Russian meddling again? Hackers target Britain's Tories and Labour ahead of December 12 elections

There are concerns in the UK that Russian agencies may try to disrupt the December 12 elections with the help of concerted cyber attacks

 British counterpart Boris Johnson
British Prime Minister Boris Johnson IANS

Britain's two largest political parties, the Conservatives and Labour, were targeted in a series of cyberattacks on Tuesday, even as the deeply divided nation is inching closer to an all too important general election in December. The back-to-back cyber attacks were aimed at forcing the websites of the main parties offline with a spike in malicious traffic, Reuters reported.

The reports assumes in the backdrop of concerns in the UK that Russian agencies may try to disrupt the December 12 elections with the help of concerted cyber attacks. Prime Minister Boris Johnson faced tremendous pressure this week to publish as parliamentary committee's report on the alleged Russian meddling in UK elections.

The report by Parliament's Intelligence and Security Committee deals with the alleged attempts by Russia to meddle in the UK elections in 2016 as well as the vote to leave the European Union. Moscow has vehemently denied the charges. Russia was also accused of trying to influence the United States Presidential elections in 2016.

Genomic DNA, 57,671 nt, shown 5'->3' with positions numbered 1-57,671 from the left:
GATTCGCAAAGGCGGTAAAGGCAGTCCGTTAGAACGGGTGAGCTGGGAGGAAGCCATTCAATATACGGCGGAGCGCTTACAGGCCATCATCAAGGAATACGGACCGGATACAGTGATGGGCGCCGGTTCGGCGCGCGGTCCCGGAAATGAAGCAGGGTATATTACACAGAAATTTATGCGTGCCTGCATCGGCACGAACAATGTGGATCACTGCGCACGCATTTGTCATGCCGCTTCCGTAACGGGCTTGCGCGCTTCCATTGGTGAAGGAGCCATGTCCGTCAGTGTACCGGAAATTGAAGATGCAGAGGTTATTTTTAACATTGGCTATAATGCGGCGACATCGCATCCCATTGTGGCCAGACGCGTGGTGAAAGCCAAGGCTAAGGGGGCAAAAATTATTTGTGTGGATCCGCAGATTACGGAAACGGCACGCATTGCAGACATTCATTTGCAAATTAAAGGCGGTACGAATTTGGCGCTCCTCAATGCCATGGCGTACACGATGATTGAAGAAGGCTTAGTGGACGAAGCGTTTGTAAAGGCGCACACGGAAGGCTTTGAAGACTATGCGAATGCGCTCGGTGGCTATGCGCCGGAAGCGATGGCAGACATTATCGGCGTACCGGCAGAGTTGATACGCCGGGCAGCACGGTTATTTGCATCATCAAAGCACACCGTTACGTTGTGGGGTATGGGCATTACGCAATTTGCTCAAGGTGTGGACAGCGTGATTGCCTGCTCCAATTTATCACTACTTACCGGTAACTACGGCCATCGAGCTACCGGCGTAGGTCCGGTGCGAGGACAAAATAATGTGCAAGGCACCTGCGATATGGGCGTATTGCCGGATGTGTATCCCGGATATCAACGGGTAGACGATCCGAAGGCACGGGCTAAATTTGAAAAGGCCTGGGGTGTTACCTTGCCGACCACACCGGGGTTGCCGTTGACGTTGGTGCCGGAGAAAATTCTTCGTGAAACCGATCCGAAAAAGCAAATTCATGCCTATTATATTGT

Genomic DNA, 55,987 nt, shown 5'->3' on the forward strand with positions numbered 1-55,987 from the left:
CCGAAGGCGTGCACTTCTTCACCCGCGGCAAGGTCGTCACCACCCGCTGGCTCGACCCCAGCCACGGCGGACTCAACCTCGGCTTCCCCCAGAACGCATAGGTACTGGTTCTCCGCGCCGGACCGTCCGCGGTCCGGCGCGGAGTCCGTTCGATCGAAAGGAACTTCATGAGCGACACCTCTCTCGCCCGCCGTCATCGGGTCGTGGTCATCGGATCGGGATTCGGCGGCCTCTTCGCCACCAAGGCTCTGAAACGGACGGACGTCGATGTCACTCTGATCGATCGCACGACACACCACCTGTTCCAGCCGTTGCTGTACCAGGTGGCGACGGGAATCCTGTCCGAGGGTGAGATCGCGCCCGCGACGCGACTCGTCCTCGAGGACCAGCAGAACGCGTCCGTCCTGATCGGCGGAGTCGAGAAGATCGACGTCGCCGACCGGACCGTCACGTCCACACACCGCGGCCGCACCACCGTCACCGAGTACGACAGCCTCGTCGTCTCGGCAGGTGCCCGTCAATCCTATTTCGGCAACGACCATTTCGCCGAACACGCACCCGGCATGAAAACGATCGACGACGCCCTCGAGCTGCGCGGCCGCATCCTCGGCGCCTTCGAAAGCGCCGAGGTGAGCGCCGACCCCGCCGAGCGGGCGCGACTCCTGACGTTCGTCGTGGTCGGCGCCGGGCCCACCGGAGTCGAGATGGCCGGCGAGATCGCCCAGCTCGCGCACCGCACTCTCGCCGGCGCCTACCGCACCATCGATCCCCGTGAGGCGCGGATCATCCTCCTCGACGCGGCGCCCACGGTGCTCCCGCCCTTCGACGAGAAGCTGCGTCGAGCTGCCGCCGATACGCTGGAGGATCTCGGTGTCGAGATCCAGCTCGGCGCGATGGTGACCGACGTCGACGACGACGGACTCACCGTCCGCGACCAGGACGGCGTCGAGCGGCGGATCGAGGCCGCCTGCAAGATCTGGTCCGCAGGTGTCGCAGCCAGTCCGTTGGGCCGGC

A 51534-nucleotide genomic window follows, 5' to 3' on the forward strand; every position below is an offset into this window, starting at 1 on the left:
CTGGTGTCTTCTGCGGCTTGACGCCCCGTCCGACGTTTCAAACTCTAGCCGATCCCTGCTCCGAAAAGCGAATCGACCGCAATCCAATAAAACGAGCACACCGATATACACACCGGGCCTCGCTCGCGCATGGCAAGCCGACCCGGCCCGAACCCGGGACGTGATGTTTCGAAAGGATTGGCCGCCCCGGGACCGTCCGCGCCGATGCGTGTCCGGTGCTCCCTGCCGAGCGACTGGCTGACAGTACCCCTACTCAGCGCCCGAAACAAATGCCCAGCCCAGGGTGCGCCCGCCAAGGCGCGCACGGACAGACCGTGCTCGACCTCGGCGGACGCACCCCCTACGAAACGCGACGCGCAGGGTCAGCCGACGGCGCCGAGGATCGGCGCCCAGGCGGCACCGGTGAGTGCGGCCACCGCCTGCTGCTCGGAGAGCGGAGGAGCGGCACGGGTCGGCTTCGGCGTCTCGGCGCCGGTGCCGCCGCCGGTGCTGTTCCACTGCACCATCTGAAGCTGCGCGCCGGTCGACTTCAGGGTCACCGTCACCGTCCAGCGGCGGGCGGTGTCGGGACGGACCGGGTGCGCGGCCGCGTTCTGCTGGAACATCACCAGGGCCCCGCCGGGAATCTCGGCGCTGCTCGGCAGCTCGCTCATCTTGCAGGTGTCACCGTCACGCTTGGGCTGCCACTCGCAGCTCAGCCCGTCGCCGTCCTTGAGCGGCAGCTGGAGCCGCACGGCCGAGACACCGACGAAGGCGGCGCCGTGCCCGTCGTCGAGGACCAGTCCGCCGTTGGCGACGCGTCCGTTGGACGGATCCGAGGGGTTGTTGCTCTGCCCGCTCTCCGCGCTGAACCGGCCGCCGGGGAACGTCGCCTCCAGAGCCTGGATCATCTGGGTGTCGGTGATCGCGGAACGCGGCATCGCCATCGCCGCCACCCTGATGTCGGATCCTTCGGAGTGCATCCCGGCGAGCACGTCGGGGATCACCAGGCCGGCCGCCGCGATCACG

Meanwhile, the Labour Party said it "experienced a sophisticated and large-scale cyberattack on Labour digital platforms." Hours after the the party clarified that no data was compromised, a second attack was launched wherein the "website and other online services came under a second digital bombardment," Reuters reported. This was followed by an attack on the website of the Conservative Party.

Earlier, UK Cabinet minister Rishi Sunak defended the decision not to publish the parliamentary committee's report on Russian meddling. The decision was severely criticised by the opposition and polling experts. Boris Johnson's government sticks to the line that there is no evidence of "successful" Russian interference in UK elections.

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Britain's Electoral Commission also weighed in on the controversy, saying the future government should formulate laws to protect the electoral process from foreign meddling. "We stand ready to work with the UK Government and security services, and we call on the next government and all political parties to ensure the law is changed in a new parliament to better protect our elections from foreign interference," an Electoral Commission spokeswoman said, according to the Evening Standard.

Meanwhile, former US presidential candidate and Secretary of State, Hillary Clinton also criticised the UK government;s decision not to publish the report. "It's outrageous that your Government won't release a report about Russian influence inside the UK. Every person who votes in this country deserves to see that report before your election happens," Clinton told the BBC Radio 4's Today programme.